Da Costa was on pole from the beginning of the race and led away from the line, despite lining up at the front of the grid pointing toward the outside wall at a dusty and overcast Ad Diriyah circuit.

The Portuguese driver held on for victory ahead of Techeetah’s Jean-Eric Vergne and Jerome d’Ambrosio in the Mahindra car.

Da Costa told Arab News that the new “cooler and futuristic” Gen 2 car gives drivers more power, stability and grip, and that there was “a lot to take in” during the race.

“It is a new car, a new track, a new way of racing, (with) ‘Attack Mode’, and I got the ‘Fan Boost’ for the first time, so there were a lot of things to do and as a team and we executed so well, so I think that is why we won today because we were not the quickest car but we just had a perfect race.

“It is amazing, it’s been really tough and long months of work, but I am really happy with that,” da Costa added.

“We definitely have some work to do as the two Techeetah cars were really fast, and even with (Vergne’s) drive through penalty, he was right there at the end.

“But it’s a good start and we’ll keep working on that and try to keep it going,” he added.

When asked about BMW being involved in Formula E as a factory team for the first time, da Costa said: “It hasn’t been easy the last two years, but as I said it has been a lot work between Indianapolis with Andretti and Munich with BMW, it is great to see and I am so happy for everyone back in Munich.”

Swiss driver Sebastien Buemi had the best start on the grid after he blasted by Jose Maria Lopez around the outside of the first corner from third place.

The front four pulled away from the rest of the pack, before Vergne — who started the race in fifth — passed Lopez on lap one of what would become a 33-lap race, with his teammate Andre Lotterer also getting past the Geox Dragon driver.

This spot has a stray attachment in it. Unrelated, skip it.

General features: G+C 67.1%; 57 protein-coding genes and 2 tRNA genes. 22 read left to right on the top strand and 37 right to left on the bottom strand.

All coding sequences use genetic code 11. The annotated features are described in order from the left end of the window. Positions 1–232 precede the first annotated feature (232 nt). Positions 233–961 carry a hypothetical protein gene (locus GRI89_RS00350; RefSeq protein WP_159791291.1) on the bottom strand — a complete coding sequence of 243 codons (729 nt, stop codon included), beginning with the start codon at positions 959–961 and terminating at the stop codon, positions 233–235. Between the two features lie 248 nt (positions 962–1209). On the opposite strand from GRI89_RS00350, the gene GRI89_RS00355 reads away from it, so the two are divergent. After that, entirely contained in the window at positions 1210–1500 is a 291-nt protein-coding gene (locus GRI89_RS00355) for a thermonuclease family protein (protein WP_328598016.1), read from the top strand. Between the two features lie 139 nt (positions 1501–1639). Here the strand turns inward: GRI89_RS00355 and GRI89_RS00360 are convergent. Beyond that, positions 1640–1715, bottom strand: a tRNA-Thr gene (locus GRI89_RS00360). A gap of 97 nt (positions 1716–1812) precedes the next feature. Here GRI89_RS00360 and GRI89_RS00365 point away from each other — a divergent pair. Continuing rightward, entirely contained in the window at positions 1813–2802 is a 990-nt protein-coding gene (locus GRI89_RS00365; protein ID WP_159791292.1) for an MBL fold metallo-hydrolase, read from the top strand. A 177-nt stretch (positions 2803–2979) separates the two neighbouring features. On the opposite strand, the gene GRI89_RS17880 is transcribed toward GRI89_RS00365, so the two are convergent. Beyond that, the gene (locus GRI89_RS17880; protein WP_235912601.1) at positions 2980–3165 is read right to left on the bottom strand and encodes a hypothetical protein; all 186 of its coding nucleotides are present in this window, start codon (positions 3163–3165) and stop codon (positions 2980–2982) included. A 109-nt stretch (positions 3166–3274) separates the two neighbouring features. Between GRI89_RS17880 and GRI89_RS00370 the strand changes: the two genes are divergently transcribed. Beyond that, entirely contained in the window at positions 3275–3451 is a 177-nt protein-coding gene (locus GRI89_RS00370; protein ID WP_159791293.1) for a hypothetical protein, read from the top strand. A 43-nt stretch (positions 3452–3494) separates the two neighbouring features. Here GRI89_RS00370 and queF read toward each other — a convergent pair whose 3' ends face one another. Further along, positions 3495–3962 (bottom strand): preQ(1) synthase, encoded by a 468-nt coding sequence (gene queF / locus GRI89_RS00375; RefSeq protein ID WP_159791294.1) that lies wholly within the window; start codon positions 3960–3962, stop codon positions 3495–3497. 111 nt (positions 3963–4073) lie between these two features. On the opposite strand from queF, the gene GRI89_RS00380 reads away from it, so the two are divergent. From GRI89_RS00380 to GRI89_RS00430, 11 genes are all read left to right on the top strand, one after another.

As da Costa consolidated his lead, Vergne was closing in on Buemi, eventually passing him in a great move around the outside on lap nine. The Frenchman then set about reeling in da Costa, with the Portuguese offering fierce resistance.

Vergne was then forced to serve drive-through penalties – just after he had used his first “attack mode” – for going exceeding the permitted power while using his “re-gen,” which put paid to him getting a victory.

Reigning champion Vergne, while impressed with the venue, was philosophical after the race.

“I was really hungry for a victory today, but the qualifying in the morning did not go as planned.

“Unfortunately, it was a step down from where I wanted to be, I wanted to win this one. 

“I had a fantastic car, it was incredibly fast, but a big congratulations to the BMW guys and Antonio, it was a well-deserved victory.

“What I will take as a positive from this weekend is that we have a strong team and a very strong car and I am very motivated.

“Going forward, we just need to make sure we don’t make the same mistakes that cost us the win today, but it’s a very encouraging first race and I’m looking forward to Marrakech now.”

On his drive through penalty, he said: “Yes, I had quite a few overtakes on the outside, on the inside, but it was a fun race, I honestly had a lot of fun. 

“I’m content with P2 today, and hoping to keep this package (on the car) and hopefully get some victories.”
Meanwhile, third-placed d’Ambrosio was delighted with his finish to the race.

“I am super happy, it was a great first race with Mahindra and a great start to the championship, I am lucky to be part of such a great team with some great people.

“I have come from two difficult years, so it’s great to start this new relationship with the team in this way. We worked very hard in the past few months to be ready, I think we were very fast but at the end of the race I didn’t have the confidence in the braking.

“But it makes a great to start to the season, with the podium and banking the points, and we’ll see what happens now.”

When asked about the new “attack mode” in Formula E, he said: “It is great, I actually wasn’t supposed to use it at that point of the race (when I did), but I had a good feeling and I saw Techeetah use it and start to build a gap, so I went for it and when the safety car came in I used it again.”